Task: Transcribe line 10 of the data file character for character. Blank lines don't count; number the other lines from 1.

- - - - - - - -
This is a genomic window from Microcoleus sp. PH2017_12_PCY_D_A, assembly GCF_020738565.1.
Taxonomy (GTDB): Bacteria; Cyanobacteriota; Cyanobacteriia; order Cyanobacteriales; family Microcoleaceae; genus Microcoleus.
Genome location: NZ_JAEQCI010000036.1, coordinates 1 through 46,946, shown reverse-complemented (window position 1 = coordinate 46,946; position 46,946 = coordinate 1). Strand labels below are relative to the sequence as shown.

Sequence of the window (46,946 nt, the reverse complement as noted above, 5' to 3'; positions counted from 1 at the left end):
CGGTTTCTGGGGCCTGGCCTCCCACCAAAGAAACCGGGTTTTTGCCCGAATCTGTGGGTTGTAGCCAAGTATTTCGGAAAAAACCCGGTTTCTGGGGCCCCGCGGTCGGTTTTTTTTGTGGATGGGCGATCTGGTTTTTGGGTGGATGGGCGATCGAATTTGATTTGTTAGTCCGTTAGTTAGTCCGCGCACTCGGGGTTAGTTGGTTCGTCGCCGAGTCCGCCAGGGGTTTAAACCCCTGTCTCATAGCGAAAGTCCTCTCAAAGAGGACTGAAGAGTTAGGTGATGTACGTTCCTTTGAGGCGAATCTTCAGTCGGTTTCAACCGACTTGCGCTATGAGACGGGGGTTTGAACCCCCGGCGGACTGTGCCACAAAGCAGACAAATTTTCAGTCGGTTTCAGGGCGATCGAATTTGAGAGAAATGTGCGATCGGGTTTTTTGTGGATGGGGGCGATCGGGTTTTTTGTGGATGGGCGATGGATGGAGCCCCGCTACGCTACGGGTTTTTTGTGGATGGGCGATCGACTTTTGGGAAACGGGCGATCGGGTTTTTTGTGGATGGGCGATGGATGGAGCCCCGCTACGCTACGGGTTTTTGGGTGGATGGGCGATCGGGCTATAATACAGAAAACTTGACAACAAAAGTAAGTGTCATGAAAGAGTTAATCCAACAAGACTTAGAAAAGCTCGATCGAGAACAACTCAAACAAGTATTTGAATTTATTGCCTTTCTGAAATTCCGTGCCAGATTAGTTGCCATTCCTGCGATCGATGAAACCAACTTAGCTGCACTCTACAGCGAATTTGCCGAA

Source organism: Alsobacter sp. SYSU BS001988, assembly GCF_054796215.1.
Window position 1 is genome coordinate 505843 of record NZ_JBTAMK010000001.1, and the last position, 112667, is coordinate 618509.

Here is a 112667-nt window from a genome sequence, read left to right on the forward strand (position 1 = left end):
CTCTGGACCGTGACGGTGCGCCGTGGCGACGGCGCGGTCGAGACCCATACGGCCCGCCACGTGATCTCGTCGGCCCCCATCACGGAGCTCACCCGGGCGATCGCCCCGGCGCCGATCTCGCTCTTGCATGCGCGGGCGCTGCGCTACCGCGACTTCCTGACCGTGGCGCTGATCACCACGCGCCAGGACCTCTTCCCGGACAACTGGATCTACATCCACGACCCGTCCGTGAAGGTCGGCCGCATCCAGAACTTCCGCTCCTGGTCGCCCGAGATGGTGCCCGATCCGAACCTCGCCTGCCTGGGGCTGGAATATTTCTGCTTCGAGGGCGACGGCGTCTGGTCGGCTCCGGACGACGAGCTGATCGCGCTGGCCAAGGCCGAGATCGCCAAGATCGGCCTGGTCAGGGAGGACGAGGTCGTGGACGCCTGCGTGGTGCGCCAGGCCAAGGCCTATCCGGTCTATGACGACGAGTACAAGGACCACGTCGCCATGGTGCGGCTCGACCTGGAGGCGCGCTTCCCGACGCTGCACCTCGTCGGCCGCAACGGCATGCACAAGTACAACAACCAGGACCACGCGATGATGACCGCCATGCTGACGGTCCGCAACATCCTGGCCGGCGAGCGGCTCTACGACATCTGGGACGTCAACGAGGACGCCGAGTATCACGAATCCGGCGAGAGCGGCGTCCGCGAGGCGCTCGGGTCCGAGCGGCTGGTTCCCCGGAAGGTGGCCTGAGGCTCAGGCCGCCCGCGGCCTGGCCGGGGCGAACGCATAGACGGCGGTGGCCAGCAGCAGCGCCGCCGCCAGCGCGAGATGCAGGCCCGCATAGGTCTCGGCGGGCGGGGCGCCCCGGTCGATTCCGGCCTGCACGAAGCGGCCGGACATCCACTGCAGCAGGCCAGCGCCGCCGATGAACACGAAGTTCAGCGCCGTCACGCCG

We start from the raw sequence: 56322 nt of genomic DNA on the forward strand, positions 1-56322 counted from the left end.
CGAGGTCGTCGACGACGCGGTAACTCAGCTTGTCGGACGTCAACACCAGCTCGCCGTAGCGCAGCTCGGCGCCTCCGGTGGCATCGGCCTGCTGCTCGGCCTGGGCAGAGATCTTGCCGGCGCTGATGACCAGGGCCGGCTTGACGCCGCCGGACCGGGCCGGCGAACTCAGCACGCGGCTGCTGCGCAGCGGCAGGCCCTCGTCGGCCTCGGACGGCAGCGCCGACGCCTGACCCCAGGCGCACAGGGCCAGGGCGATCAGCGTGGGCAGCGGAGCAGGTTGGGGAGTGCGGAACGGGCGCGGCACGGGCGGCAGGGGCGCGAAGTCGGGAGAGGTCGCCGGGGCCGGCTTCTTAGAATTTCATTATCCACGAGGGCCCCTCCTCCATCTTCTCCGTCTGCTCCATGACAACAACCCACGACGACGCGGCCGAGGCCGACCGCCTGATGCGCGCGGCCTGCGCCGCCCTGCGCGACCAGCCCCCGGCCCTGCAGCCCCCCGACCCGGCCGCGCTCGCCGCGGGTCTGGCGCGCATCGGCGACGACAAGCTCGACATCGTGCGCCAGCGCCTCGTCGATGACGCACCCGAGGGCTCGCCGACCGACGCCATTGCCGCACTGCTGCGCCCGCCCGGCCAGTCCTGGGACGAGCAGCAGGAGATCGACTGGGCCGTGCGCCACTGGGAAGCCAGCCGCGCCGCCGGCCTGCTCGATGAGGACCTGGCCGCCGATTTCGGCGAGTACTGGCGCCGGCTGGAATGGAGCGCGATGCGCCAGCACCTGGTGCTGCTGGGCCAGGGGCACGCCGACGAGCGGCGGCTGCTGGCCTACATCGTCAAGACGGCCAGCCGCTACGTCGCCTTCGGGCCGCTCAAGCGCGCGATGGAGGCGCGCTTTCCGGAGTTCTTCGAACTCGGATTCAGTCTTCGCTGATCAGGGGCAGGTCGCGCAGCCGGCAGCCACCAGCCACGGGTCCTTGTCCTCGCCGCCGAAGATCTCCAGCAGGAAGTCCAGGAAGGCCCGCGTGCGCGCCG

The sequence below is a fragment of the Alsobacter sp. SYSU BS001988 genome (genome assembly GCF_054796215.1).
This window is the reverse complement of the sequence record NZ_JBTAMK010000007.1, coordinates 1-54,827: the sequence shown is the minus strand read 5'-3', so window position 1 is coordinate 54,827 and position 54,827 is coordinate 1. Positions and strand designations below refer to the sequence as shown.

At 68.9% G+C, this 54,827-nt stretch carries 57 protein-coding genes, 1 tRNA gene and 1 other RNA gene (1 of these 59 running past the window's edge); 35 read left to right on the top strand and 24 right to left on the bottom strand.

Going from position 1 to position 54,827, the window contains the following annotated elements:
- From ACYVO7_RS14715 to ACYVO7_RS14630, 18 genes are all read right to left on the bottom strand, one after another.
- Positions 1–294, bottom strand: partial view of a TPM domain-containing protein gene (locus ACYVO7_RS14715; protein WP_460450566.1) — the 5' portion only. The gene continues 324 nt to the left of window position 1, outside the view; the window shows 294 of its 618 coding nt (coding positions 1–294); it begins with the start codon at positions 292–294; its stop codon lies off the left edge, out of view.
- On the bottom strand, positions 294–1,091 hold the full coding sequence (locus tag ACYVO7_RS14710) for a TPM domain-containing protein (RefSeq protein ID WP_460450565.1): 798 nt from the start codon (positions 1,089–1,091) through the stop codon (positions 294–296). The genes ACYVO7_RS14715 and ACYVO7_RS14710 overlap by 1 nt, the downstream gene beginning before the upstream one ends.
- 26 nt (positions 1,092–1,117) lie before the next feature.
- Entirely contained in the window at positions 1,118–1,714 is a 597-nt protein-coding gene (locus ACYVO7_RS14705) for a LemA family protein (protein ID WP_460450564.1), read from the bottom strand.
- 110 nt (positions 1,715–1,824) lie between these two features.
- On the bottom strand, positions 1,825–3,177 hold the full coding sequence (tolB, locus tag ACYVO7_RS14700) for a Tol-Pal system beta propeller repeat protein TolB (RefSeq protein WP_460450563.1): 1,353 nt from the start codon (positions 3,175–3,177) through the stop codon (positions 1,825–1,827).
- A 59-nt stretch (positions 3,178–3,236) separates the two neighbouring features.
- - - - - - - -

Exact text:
We start from the raw sequence: 56322 nt of genomic DNA on the forward strand, positions 1-56322 counted from the left end.